MOBILE, Ala. — Dak Prescott is the greatest quarterback in Mississippi State history, by the longest of long shots. And yet, that cachet doesn’t necessarily hold substantial water when discussing his NFL prospects.
At 6-foot-2, 230 pounds, does Prescott not have the requisite size of a viable NFL quarterback?
At 63 percent over a four-year span, including a completion rate of 66.2 percent as a senior, has Prescott not exhibited enough accuracy to flourish in a West Coast system?
With only 23 career interceptions, including just two outings of three picks, has Prescott not demonstrated a coveted capacity to take care of the football — against big-time defenses, no less?
And does Prescott (9,376 yards passing, 111 career TDs) not warrant some bonus points for his absurd numbers in college … even though Mississippi State has produced just one draftable wide receiver in the last 20 years?
(Eric Moulds was a first-round pick with the Buffalo Bills in 1996. His 12-year pro career included: 764 catches, 9,995 yards, 49 TDs and three Pro Bowls.)
Here’s another fun question to ponder: On an NFL-only scale … where does Prescott rank among former Florida great Tim Tebow (2007 Heisman Trophy winner, two-time national champion) and former Nevada star Colin Kaepernick?
Regarding the draft …
Tebow was the second quarterback off the board in 2010 (Round 1, 25th overall); and in hindsight, he was likely the second- or third-best QB of a light class which included Sam Bradford, Colt McCoy, Jimmy Clausen, John Skelton, Rusty Smith, Dan LeFevour, Tony Pike, Zac Robinson and Joe Webb.
Kapernick had stiffer competition for the 2011 draft, lagging behind Cam Newton (No. 1 overall), Jake Locker (No. 8), Blaine Gabbert (No. 10), Christian Ponder (No. 12) and Andy Dalton (No. 35) within the first 35 picks before getting snagged by the 49ers in Round 2.
Regarding coachability …
It can be argued that neither Tebow nor Kaepernick had many quarterback or head coaches at the NFL level who truly believed in their long-term potential. Yes, Jim Harbaugh was a card-carrying member of the Colin Kaepernick Fan Club in his time with the 49ers (2011-14) … but that bond wasn’t strong enough to keep Harbaugh in San Francisco beyond four seasons. (The Niners brass certainly deserves blame for that.)
As for Prescott, he’s been a sponge-in-training for quite some time. For example, the college graduate spent a lot of quality time with the Mississippi State coaches last fall, soaking up everything he could during team and organizational meetings.
“Whether (it’s Mississippi State) or the Senior Bowl, I want to know exactly what (the coaches are) thinking — ask as many questions as I can,” says Prescott. He then identified two NFL players as work-ethic rode models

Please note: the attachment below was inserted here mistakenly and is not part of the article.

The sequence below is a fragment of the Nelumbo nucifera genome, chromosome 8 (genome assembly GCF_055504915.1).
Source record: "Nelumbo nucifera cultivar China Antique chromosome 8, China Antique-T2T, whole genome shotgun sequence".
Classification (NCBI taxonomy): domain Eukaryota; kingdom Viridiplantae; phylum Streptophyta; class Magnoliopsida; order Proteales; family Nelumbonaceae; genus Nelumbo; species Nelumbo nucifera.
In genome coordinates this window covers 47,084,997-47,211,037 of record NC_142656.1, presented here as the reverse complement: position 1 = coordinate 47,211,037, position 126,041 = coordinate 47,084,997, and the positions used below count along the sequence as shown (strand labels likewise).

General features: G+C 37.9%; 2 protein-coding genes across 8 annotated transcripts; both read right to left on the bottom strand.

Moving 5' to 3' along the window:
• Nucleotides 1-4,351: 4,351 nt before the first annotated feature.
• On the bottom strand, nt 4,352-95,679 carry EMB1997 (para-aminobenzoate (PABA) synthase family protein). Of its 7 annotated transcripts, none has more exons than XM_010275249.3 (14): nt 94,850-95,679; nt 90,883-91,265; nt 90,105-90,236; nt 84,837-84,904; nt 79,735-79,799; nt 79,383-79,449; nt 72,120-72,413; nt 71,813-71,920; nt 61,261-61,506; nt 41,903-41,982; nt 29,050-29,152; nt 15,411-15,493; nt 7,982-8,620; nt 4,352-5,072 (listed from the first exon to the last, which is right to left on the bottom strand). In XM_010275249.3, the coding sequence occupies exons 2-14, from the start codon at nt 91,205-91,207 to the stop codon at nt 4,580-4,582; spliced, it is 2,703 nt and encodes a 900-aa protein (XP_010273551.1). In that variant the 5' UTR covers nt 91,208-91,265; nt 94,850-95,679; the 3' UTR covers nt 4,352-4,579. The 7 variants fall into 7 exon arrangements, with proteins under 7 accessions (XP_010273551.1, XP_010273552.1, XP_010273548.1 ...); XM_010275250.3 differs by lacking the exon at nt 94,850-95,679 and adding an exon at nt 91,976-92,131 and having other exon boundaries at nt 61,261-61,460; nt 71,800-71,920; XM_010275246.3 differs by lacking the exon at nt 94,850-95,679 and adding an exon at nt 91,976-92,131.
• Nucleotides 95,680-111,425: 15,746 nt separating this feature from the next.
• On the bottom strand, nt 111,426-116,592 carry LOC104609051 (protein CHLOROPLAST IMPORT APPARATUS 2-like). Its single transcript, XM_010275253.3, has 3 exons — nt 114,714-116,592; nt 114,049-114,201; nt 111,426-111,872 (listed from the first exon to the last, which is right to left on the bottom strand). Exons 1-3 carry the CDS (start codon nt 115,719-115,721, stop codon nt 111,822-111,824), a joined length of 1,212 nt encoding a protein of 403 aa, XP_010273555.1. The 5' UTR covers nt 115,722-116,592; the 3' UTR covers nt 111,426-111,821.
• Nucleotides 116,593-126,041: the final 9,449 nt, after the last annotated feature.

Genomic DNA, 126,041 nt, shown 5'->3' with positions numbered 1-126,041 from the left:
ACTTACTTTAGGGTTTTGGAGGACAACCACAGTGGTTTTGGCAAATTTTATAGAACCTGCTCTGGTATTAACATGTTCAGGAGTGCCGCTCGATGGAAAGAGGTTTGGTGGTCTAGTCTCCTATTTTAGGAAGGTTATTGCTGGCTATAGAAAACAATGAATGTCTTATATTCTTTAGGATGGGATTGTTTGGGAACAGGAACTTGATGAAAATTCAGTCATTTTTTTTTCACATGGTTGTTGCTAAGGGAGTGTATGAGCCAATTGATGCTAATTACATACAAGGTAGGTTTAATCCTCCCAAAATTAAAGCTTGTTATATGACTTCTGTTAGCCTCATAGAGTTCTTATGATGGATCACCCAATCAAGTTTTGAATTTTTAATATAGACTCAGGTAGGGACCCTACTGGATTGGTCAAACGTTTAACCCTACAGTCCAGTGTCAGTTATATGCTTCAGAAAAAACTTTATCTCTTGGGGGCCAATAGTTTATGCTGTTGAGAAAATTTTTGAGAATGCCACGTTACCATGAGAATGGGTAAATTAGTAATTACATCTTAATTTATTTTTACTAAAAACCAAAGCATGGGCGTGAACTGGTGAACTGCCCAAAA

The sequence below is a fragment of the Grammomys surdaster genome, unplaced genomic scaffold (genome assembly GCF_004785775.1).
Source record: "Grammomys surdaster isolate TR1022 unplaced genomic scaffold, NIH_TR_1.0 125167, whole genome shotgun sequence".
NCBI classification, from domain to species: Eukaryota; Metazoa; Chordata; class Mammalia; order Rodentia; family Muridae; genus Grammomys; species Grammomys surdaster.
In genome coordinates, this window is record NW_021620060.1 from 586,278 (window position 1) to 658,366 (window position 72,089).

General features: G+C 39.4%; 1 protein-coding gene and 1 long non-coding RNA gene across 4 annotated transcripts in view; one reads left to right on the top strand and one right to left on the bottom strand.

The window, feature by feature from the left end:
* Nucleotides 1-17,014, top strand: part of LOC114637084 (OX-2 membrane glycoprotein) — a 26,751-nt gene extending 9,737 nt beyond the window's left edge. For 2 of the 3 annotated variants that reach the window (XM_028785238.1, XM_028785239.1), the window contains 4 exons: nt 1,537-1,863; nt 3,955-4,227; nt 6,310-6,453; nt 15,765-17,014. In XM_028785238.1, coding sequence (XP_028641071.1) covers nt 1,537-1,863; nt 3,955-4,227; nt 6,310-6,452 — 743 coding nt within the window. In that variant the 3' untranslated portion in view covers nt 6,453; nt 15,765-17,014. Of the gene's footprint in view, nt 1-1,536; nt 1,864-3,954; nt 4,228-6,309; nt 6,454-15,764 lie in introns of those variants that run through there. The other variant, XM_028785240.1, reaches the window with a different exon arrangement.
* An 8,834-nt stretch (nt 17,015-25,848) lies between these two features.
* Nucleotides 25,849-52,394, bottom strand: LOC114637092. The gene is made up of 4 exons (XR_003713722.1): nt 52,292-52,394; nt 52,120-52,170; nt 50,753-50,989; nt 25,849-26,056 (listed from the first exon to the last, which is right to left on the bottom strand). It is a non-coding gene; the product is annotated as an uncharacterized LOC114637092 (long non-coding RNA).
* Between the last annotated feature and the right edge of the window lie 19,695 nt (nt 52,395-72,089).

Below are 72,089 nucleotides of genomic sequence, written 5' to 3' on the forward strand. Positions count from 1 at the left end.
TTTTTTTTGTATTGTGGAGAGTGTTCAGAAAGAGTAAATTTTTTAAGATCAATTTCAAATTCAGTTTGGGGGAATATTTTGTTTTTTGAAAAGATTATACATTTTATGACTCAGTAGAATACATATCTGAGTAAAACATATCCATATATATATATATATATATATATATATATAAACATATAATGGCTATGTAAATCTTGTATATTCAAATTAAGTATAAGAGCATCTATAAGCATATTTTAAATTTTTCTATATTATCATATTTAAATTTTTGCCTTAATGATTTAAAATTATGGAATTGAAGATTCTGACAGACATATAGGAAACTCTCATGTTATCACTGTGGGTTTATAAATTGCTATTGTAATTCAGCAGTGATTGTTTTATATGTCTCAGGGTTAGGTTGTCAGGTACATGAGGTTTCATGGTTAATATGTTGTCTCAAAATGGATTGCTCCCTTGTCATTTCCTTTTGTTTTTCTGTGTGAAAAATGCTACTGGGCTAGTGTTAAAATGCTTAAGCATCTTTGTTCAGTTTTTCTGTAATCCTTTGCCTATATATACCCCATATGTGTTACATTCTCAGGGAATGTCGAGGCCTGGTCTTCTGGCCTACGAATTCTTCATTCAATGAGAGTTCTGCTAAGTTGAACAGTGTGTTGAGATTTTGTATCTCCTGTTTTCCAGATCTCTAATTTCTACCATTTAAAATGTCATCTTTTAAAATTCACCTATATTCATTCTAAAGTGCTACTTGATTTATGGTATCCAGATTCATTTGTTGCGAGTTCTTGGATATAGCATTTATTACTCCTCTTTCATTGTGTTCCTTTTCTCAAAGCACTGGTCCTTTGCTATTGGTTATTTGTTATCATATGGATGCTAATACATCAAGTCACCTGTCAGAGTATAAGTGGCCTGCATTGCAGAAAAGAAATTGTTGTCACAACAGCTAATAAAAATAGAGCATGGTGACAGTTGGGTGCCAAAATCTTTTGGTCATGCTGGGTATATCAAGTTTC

“Russell Wilson and Cam Newton … they opened the door for the dual-threat quarterback in the NFL,” says Prescott. “They’re pocket passers first, and they’re doing it right.”
Regarding NFL production …
Tebow had a decent starter’s record of 8-6 from 2010-12, highlighted by the Broncos’ wild-card victory over the Pittsburgh Steelers in January 2012, when Tebow’s 80-yard touchdown pass to Demaryius Thomas clinched Denver’s overtime win. It was the redoubtable highlight of an up-and-down pro career … which also includes an ugly completion rate of 48 percent.
Kaepernick (10,098 yards passing, 141 total TDs at Nevada) enjoyed more pro success than Tebow, guiding the 49ers to back-to-back appearances in the NFC title game — and a Super Bowl berth to culminate the 2013 season. The decline began two years ago, when Kaepernick posted solid numbers (3,369 yards passing, 23 total TDs, 10 interceptions, 61-percent passing efficiency) … but San Francisco still finished with a middling 8-8 record.
Throw in a disastrous 2015 campaign (2-6 as a starter; season-ending shoulder injury after that), and it’s fair to wonder if Kaepernick might see the lion’s share of his (back-loaded) $100 million contract extension from a few years ago.
Of course, the above info has little practical application when predicting Prescott’s pro fate — although there are a number of open-ended questions regarding the Mississippi State dynamo:
**Is Prescott, a potential Round 3 draft pick, better suited for spread-attack offenses?
**Might Prescott be a better fit than Kaepernick with Chip Kelly’s new offense with the 49ers?
**Does Prescott have enough experience running pro-style offenses, directly under center? And does this even matter, since most NFL teams rely on the shotgun?
“Dropping back (in the pocket) isn’t that difficult,” says Prescott. “I’m athletic enough to do it and do it well. I just haven’t had enough reps at it.”
When watching Prescott roll through the practice machinations during Senior Bowl Week, he certainly carries the qualities of an “IT” quarterback. Even if we’re talking about an indefinable IT at this stage of the drafting season.
But that’s OK. In fact, check out this 2011 scouting report of Kaepernick (source: NFL.com) … which might read remarkably similar to Prescott’s NFL.com scouting report for 2016:
“Plays out of The Pistol (formation), lacks experience under center. Has not been asked to make NFL progressions and reads. Not quick to check down or hit hot read against the blitz. Misses too many short passes. Doesn’t have consistent touch on the deep ball. Release is somewhat elongated and can dip down to sidearm at times.”
Jay Clemons, the 2015 national winner for “Sports Blog Of The Year” (Cynopsis Media), has previously written for SI.com, The National Football Post, Bleacher Report and FOX Sports.